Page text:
The drive from the airport into the city, about 10 kilometres, became something of a prefatory excursion about Yola. We were headed for the AUN Hotel, abutting the American University of Nigeria, (AUN), where Okereke had graciously made a hotel reservation for me. I had not been in Yola since my years in the Olusegun Obasanjo/Atiku Abubakar years. Obasanjo compulsively paid state visits to virtually all the 36 states, checking on how democracy was impacting Nigerians across the broad spectrum. It was such an enriching experience accompanying the former President on those trips. One’s vistas about the country in its totality, our people, cultures, tongues, worldviews, sociocultural congruences and ethnographic interrelationships despite our diversities, was tremendously bolstered. I preferred to travel with the “advance party” at the time. It accorded one the opportunity of acclimatising and becoming what the Igbo people call a’ma’la, the variant of the Yoruba shon of the shoil, before the arrival of the main body, the president and his entourage, to deploy the peculiar lingo of the State House protocol department.

It was such a delight soaking in the eye-catching north eastern city, with its relatively well laid out roads, spread in the serene savannah belt, passing by those roundabouts with striking Fulani cultural motifs. I won’t forget in a hurry that iconic concrete sculpture which hoists a gargantuan traditional bowl, popular with vendors of fura and nunu, fermented milk and cereal mix, up there in the midday sky. There was yet another roundabout with a life-sized, white-coloured cow, a prompt announcement of the place of animal husbandry in the socioeconomic constitution of the Fulani. Jibrilla Bindow was the governor at the time and my host educated me about his endeavours in the development of infrastructure in the state. Okereke returned to his thesis: “Atiku could jolly well have established the AUN on the Lagos-Ogun-Oyo corridor of the country, given higher literacy levels in those parts, and the potential for higher subscription, and by extension, increased profitability. But then his vision was to have a world class citadel in this part of the country, which will be a window to the world.”

Since the establishment of the AUN in 2004 therefore, Yola has become an unsung international hub. Staff of the institution are drawn from at least two dozen countries. These include the United States of America, (USA), which has traditionally produced the President of the university since inception; Canada; the United Kingdom, (UK); India and Pakistan. The African component of the university faculty come from South Africa, Ghana, Niger, Kenya and Uganda, among others. Korea, Vietnam and Romania, are some other countries whose flags are flown in the AUN community. The student population is as megalopolitan. There is something of an informal working relationship between AUN and the francophone component of the Economic Community of West African States, (ECOWAS), whose wards from Cote d’Ivoire, Senegal, Benin, Togo and so on, attend the university.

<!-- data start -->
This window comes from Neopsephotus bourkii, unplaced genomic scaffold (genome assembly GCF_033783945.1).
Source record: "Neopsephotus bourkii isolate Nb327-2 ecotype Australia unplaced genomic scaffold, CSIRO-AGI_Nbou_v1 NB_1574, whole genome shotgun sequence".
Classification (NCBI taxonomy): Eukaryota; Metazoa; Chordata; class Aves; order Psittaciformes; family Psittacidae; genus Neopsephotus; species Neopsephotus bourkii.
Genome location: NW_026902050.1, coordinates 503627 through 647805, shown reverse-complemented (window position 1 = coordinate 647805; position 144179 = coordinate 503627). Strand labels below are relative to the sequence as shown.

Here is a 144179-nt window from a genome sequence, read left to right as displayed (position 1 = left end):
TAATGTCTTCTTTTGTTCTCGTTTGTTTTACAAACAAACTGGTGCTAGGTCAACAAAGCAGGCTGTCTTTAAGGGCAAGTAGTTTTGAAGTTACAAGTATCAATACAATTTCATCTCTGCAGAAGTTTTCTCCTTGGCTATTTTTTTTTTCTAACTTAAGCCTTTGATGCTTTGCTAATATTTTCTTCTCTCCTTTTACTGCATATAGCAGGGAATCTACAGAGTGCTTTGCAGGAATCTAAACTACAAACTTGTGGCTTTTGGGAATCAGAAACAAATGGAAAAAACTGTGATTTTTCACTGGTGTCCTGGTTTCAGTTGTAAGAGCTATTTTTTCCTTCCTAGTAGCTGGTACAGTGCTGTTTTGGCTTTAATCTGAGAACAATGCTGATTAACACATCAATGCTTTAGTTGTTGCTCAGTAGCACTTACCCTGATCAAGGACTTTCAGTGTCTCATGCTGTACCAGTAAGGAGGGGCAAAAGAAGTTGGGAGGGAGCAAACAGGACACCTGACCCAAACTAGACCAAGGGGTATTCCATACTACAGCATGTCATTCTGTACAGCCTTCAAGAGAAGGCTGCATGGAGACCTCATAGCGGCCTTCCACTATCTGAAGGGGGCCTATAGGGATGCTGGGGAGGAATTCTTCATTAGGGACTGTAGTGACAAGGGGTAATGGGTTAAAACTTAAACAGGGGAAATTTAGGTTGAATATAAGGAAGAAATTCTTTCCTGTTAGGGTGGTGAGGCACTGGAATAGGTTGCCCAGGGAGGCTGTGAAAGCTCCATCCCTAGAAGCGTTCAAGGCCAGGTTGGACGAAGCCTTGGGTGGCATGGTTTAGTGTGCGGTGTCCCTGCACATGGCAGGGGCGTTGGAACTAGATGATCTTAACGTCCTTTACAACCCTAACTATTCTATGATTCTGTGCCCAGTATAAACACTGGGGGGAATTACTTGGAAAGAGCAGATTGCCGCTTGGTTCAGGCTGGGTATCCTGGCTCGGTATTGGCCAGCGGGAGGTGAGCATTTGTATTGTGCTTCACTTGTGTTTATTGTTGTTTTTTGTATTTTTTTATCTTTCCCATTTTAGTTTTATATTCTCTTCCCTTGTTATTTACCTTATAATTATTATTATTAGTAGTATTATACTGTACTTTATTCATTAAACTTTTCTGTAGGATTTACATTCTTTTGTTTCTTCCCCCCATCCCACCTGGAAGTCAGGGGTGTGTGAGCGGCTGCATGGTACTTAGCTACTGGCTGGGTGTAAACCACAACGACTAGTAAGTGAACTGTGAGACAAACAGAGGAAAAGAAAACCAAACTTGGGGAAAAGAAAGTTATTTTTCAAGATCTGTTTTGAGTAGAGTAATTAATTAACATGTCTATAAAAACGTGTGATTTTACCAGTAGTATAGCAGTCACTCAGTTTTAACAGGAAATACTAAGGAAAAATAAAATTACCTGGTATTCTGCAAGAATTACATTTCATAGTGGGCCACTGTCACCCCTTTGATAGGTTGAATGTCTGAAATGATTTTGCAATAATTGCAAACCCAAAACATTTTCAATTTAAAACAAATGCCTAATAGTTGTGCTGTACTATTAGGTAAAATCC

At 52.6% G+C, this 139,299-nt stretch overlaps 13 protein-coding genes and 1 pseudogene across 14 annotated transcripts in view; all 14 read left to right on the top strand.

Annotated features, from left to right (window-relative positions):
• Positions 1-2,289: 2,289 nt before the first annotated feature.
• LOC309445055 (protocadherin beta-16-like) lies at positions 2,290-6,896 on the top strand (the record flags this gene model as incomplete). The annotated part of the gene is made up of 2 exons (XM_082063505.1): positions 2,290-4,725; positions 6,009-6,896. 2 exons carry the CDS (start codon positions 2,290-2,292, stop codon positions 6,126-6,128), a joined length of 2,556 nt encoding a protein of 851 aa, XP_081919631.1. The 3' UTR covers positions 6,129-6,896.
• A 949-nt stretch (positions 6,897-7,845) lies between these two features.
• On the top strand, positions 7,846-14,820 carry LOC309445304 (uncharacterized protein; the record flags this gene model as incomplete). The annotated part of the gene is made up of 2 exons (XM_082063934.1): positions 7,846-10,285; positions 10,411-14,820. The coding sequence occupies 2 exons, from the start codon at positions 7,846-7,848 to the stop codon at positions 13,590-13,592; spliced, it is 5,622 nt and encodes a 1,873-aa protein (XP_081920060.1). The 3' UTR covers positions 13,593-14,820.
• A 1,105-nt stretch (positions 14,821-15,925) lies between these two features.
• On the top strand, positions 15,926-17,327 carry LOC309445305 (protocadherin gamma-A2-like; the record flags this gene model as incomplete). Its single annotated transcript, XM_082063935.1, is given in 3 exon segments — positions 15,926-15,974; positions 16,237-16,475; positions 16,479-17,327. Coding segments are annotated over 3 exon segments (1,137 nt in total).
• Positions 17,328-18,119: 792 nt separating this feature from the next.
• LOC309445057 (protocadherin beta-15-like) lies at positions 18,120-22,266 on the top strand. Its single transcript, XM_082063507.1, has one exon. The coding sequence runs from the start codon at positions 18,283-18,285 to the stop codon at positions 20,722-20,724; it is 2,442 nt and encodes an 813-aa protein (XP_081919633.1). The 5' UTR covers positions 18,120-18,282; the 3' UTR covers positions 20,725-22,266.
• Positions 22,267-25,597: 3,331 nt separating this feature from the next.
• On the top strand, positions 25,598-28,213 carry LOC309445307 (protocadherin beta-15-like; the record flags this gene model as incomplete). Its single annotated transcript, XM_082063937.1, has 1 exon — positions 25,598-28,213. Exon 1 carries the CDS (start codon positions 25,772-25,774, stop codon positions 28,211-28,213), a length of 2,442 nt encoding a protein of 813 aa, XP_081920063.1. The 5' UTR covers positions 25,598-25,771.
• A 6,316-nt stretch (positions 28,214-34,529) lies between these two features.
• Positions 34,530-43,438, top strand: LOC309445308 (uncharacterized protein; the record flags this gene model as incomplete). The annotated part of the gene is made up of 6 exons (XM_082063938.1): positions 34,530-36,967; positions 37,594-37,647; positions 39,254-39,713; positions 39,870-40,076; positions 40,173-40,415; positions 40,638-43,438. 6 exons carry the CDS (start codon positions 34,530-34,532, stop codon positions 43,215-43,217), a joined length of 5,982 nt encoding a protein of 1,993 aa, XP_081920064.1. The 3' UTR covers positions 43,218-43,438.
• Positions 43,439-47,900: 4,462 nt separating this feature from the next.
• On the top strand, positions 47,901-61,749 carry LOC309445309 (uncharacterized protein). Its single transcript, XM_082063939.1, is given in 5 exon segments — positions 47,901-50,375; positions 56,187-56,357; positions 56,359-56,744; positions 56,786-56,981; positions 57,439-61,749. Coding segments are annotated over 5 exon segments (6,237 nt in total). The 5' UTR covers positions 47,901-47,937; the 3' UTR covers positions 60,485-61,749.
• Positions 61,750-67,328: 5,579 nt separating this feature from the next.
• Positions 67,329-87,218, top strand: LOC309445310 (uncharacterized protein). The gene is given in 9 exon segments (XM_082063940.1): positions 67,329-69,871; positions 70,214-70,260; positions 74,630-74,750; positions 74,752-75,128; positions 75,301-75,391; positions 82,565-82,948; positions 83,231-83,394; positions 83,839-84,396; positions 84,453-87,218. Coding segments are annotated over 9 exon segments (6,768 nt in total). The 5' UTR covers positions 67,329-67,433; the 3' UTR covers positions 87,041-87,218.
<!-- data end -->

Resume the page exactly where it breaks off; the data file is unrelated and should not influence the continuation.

The Paul Kagame Programme sends Rwandan students to be trained specifically in petroleum chemistry, polymer science and oil and gas. Before now, the Jacob Zuma Foundation sent 20 select indigent students on an annual basis, to be educated in AUN. AUN is also popular with Nigerians in diaspora who desire that their wards acquire requisite African social capital, within such a globalised community. The student community is drawn from about 20 countries across the world, a statement to the universality of the institution. The Yar’Adua Foundation, chaired by Atiku, equally scouts children from poor homes from all the 36 states of the country yearly, who are granted scholarships. There are of course several other students who are on Atiku’s direct sponsorship.

As recently as a few weeks ago for instance while on a visit to Bayelsa State, he committed to funding the education of two children of a brave victim of the floods, Ernest Peremobowei, who got drowned after rescuing five flood victims. AUN is the melting pot, the international brand, an essential university as authentic universitas, which Atiku has brought to be, in the Yola-based prototype. Against the preceding background, students, parents, university teachers, spouses, families of expatriates, resource persons, are in unending coming and going, going and coming, in and out of Yola. On a visit to AUN in 2018, former Managing Director of the Daily Times, Dr Yemi Ogunbiyi, noted that the initiative is “Atiku’s greatest gift to humanity.”

Beyond the AUN, however, Atiku’s investments in the production and service sectors, constitute a critical bulwark to the socioeconomy of Adamawa State, maybe the North East. From ABTI schools which provides western style education for children from creche through senior secondary school; through Adama Beverages, (established in 2006); to Adama Plastics, Atiku’s hands seem to be in many pies. There are also Gotel radio and television; Standard Microfinance Bank and Rico Gado Animal Feeds and nutrition plant, his business engagements, just spawn and sprawl.